Should you just ignore all online reviews and let people talk? Does it ever make sense to respond to a negative review online? Did you know there are ethical and legitimate ways to improve your amount of good reviews and even turn bad situations into positive reviews? We detail all the options here. Local Small Business Implications For Review Sites. Local review sites like Yelp can be considered a boon, a bane or simply part of the background of doing business in today’s online world.
Pages of glowing reviews can drive new customers excitedly in the door, but as the contractor who sued knows, too many bad reviews, or even one harsh accusatory one, can perform serious damage. Suing a reviewer is obviously an extreme reaction. Here are some other options for dealing with online reviews:
Many business choose to just let all their online reviews stand. This particular isn’t a terrible approach because even responding to bad reviews can be tricky business. Even in the days before the internet 100k factory people talk, what are you gonna do? But in case you decide not to respond, at least do the following…
It’s easy to recall what you’re doing well and dismiss bad reviewers as a few of “Negative Nelsons”. Yet too many negative online reviews can hurt your sales so it’s better to hear unhealthy reports. It may turn out there there are indeed issues of which you’ve already been unaware. Once addressed, the bad reviews will reduce into the past and be replaced with positive reviews. And if the critics note the positive changes (we’ve seen this a lot), previous and future customers can be assured the problems of the past have been fixed.
If you do determine to reply to an adverse review on the website, it’s important not to blame or insult the customer. Don’t come across as protective or sarcastic and don’t get dragged into hashing out there online the details of these experience. Reviews are mainly read by customers and potential customers so they’re more likely to affiliate with your disgruntled guest if it seems like an argument is happening.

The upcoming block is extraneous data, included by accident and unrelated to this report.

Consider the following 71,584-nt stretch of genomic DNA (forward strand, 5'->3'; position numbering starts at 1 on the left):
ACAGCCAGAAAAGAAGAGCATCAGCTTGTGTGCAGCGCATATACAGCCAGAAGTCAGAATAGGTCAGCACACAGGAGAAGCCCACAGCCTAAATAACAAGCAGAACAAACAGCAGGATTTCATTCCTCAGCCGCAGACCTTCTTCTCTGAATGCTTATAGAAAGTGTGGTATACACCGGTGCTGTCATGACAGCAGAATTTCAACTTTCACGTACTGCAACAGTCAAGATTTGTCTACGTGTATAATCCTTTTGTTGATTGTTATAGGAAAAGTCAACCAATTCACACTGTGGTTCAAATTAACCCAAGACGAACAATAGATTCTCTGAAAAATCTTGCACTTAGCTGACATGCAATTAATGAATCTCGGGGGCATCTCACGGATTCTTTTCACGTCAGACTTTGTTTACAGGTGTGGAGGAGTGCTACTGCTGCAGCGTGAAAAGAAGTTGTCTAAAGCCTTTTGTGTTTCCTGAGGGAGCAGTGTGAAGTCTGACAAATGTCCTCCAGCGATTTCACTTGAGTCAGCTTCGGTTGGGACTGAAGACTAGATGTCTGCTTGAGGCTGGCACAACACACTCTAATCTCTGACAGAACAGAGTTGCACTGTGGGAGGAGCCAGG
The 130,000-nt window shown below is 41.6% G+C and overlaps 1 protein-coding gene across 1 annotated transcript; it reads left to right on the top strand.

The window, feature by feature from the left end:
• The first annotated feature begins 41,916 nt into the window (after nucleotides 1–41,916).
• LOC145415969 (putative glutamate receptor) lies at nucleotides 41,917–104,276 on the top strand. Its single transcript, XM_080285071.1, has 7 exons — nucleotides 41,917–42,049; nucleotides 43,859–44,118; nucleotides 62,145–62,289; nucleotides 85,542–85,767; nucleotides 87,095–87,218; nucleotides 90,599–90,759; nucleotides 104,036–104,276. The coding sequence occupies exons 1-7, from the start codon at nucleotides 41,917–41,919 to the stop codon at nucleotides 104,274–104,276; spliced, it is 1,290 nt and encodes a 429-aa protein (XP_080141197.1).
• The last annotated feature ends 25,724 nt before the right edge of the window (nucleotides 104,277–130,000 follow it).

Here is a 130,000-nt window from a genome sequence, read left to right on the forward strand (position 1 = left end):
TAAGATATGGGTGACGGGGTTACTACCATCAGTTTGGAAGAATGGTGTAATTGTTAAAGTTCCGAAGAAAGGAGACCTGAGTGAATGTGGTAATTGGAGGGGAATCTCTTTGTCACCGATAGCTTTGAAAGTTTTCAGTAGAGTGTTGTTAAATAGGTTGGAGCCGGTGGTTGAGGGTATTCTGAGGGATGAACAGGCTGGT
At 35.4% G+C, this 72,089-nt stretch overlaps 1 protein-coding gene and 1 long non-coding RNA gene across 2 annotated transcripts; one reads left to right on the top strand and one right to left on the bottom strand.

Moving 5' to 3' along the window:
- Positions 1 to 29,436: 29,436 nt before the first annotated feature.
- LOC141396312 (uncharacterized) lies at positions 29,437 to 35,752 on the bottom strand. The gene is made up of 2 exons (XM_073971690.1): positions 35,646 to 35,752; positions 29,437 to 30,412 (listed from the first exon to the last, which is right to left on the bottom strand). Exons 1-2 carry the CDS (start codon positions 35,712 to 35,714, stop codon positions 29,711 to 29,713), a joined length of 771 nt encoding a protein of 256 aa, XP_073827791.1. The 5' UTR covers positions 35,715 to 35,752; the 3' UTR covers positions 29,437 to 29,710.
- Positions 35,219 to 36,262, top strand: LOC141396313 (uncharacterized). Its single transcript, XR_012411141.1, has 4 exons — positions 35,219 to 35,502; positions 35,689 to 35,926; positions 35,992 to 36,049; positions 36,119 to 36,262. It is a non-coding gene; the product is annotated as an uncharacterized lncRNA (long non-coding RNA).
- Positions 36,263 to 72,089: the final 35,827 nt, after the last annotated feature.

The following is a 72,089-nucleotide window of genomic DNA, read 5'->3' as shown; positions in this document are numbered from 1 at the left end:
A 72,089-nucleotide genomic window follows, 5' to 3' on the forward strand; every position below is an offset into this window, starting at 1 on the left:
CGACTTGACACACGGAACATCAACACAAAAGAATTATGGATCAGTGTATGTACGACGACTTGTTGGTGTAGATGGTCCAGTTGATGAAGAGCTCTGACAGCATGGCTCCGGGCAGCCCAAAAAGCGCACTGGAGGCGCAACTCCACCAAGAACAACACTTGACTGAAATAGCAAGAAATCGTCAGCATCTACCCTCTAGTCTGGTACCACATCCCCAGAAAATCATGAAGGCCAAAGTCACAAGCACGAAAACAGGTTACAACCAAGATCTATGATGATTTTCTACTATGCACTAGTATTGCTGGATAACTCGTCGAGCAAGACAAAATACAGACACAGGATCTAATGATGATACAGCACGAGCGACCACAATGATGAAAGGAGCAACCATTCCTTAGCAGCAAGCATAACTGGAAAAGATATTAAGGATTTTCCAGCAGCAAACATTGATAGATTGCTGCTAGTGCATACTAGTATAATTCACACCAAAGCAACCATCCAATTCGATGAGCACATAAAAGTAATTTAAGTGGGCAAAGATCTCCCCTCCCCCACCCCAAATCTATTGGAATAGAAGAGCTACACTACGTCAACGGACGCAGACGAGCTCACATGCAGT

Never get into an argument or use sarcasm. State that you are truly sorry the client had a bad experience, suggest that you take their concerns seriously, emphasize your commitment to quality and let everyone know that you or your staff are available and trained to address problems immediately because your goal is to make sure everyone simply leaves a satisfied customer. This specific will make it easier for readers to empathize with a caring business owner and serve make softer the impact of the negative review.
Needless to say this only works if there are only a few negative reviews. See our next step to learn how to build up a bank of good reviews to protect your average against the occasional complaint. It’s better to build up basics of good reviews than to be caught off guard by excessive bad reviews later. Also, the fewer reviews you have in general, the greater the bad ones will stick out. So stack the deck with good ones by encouraging the quiet, happy customers to speak up.
Mistakes are going to happen, but when you’ve created an environment in which your staff knows that an unsatisfied customer experience is unacceptable, correcting mistakes can be a major opportunity. The bad situation that becomes correct makes a perfect little mini-drama. As long as the story has a happy closing, their journey from initial high hopes, to problem, to happy resolution creates the perfect anecdote for your customers to reveal online and with the friends.